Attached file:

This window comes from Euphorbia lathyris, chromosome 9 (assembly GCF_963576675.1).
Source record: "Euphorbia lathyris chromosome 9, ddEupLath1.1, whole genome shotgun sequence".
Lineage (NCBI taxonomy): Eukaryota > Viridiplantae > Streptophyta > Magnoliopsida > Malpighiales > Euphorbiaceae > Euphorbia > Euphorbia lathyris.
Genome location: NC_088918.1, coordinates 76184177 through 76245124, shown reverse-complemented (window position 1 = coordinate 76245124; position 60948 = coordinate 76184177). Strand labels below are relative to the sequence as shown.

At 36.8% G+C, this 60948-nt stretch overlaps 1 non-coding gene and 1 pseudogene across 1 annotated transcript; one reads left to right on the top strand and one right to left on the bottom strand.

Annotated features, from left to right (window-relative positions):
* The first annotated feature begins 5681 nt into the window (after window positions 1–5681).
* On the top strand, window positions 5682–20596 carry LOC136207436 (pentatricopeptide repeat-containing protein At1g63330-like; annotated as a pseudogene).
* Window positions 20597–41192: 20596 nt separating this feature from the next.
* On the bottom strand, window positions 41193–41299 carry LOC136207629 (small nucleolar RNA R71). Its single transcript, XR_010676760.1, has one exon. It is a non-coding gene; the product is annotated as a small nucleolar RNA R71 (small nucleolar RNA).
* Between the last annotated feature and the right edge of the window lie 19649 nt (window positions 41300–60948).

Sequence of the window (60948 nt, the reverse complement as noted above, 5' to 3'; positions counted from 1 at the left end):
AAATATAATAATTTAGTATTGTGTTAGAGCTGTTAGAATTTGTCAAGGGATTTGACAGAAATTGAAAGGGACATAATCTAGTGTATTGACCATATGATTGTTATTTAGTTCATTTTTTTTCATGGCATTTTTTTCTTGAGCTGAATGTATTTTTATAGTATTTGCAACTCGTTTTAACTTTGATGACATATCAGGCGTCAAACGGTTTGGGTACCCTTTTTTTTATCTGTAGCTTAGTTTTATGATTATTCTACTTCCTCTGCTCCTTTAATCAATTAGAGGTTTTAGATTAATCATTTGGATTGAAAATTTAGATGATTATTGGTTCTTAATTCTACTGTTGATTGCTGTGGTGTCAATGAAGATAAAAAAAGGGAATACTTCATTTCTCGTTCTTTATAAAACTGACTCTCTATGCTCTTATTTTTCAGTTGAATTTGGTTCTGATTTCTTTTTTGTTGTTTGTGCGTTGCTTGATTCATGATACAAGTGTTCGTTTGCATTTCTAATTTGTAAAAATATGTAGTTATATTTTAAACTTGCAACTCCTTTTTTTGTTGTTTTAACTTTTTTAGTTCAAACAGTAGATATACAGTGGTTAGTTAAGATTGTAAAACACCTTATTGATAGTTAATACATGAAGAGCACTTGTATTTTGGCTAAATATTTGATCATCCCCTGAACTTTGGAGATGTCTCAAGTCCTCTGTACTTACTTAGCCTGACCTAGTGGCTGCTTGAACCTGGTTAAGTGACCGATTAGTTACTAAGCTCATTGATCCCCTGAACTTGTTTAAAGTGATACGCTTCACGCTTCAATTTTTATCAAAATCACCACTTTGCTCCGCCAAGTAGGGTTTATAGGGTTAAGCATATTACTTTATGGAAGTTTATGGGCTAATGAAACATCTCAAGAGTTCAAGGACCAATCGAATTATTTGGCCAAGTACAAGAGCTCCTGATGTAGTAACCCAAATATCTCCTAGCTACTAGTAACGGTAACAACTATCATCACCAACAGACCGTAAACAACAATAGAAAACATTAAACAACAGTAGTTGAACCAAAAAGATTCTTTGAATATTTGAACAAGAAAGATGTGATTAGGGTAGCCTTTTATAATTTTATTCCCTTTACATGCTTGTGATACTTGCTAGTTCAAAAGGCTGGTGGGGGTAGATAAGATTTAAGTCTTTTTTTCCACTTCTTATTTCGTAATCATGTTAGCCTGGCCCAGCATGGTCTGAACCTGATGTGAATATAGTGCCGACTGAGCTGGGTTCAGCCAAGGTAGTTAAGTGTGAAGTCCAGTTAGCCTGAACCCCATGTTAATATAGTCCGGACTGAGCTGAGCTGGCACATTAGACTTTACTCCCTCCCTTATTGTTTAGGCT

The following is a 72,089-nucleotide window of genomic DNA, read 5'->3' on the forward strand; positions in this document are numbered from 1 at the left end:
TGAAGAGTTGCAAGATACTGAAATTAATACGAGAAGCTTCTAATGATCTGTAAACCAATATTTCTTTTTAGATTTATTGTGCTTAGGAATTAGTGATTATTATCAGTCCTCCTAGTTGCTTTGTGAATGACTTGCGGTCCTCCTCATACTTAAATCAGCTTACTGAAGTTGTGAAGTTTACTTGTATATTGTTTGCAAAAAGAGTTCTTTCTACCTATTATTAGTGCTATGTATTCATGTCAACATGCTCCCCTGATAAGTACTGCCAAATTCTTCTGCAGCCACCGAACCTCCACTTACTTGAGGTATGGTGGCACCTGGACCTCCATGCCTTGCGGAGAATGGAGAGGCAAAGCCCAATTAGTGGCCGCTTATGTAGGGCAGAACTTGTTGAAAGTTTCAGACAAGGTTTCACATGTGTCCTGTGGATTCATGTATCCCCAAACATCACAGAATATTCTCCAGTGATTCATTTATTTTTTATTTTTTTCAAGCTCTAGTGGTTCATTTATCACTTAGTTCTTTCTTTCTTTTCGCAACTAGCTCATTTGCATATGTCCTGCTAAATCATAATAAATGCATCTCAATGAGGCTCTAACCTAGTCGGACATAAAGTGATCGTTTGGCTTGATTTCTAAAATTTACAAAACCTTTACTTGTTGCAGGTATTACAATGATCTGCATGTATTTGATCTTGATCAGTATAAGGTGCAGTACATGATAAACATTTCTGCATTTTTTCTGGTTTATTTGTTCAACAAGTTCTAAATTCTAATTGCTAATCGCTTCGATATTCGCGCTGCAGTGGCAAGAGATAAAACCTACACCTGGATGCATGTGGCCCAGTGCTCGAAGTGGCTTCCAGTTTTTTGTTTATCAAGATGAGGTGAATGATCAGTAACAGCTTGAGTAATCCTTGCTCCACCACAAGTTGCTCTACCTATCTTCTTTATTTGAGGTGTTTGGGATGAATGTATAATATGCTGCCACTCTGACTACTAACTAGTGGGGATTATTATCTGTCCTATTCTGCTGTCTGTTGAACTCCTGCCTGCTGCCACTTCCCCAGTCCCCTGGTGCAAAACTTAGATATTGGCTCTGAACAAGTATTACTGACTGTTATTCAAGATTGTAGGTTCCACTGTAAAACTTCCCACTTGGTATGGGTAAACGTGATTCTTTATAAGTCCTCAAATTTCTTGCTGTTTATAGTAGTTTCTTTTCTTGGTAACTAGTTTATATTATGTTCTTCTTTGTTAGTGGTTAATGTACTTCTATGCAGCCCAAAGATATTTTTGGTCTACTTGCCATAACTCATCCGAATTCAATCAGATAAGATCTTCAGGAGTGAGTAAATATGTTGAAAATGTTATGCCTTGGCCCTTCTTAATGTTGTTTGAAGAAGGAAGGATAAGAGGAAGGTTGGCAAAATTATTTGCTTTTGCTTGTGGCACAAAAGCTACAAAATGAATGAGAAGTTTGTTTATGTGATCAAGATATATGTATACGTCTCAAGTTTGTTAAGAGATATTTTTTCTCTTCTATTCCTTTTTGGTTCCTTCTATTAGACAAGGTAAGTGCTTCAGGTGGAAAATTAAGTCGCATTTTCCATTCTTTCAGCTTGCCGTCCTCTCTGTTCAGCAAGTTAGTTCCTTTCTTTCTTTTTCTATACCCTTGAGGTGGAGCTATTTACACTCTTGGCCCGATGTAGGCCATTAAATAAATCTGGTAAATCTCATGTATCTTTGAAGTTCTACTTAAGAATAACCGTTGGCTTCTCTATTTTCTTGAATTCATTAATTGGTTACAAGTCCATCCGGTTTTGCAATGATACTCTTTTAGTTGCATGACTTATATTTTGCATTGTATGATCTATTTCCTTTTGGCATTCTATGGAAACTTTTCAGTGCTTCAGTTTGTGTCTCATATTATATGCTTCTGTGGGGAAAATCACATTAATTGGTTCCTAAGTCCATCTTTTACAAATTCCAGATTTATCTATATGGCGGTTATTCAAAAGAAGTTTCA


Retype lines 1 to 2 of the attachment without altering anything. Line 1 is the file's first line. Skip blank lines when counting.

This window comes from Euphorbia lathyris, chromosome 9 (assembly GCF_963576675.1).
Source record: "Euphorbia lathyris chromosome 9, ddEupLath1.1, whole genome shotgun sequence".